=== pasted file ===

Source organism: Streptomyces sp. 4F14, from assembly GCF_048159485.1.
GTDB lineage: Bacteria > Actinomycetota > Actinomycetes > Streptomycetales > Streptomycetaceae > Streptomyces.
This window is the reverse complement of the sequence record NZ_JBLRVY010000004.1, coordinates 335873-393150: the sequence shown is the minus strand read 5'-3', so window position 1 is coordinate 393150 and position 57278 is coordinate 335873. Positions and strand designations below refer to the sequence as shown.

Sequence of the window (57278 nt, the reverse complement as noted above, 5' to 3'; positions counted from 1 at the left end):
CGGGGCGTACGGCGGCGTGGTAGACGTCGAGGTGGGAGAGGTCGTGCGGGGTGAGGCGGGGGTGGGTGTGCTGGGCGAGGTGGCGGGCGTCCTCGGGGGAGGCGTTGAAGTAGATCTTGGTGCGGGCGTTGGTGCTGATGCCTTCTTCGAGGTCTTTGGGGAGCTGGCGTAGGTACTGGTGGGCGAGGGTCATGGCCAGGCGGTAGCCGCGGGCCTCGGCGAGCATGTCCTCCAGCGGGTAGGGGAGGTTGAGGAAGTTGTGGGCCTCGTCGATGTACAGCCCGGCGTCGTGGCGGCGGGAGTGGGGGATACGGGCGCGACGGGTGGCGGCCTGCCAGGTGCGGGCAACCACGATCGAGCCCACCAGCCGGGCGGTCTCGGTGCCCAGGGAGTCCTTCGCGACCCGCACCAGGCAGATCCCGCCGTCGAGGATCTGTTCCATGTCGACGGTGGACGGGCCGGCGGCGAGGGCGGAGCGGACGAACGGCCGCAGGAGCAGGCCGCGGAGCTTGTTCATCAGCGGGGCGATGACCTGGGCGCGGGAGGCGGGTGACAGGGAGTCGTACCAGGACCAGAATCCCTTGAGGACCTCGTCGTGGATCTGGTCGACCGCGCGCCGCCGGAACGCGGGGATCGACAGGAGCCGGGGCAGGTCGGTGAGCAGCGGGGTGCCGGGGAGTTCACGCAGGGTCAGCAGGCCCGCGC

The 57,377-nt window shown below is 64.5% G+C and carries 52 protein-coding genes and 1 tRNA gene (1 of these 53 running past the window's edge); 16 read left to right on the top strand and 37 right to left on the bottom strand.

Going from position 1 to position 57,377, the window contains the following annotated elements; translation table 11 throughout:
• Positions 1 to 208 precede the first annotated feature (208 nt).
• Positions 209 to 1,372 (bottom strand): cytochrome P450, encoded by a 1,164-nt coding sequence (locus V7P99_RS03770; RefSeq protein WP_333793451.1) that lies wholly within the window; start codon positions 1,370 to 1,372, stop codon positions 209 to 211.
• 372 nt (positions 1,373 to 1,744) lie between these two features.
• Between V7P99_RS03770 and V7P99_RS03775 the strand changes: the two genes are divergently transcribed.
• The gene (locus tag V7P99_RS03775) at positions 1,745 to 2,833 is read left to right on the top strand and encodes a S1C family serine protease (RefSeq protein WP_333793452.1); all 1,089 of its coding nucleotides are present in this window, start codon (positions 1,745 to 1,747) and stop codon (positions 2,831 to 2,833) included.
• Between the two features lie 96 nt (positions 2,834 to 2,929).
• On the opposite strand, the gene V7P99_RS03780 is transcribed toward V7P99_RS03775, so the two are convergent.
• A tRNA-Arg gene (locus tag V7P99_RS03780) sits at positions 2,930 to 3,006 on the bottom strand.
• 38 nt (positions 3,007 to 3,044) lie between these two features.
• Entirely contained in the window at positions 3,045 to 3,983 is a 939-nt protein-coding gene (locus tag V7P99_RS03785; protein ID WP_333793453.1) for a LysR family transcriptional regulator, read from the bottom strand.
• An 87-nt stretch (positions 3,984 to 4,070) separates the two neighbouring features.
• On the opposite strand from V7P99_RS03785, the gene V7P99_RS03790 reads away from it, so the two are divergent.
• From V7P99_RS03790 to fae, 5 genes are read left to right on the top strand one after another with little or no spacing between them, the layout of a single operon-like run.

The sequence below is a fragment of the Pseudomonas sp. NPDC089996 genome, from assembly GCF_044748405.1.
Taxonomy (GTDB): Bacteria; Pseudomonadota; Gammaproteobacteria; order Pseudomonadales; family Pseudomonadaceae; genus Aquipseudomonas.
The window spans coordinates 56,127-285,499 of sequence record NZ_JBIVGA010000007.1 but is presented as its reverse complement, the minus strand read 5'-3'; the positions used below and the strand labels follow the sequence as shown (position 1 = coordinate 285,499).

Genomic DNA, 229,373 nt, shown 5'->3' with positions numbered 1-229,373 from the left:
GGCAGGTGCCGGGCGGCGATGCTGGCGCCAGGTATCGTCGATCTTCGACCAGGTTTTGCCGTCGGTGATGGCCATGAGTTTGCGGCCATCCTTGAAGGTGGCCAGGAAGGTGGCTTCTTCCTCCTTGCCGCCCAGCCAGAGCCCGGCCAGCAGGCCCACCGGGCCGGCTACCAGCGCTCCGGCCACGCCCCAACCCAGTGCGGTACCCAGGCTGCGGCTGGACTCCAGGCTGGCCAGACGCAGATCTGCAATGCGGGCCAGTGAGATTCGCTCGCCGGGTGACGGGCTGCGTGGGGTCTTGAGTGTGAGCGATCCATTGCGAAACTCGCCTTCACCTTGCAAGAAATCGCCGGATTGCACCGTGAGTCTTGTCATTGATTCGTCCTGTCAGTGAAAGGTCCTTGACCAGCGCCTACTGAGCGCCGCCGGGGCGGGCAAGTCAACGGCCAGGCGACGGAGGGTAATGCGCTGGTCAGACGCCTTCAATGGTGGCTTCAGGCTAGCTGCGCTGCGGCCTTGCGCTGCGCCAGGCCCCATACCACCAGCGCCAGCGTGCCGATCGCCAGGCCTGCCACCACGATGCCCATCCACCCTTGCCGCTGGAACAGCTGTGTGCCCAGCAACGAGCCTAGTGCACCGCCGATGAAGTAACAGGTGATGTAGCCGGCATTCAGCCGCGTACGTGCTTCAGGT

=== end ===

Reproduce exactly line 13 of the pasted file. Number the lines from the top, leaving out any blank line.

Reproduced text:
• Between the two features lie 96 nt (positions 2,834 to 2,929).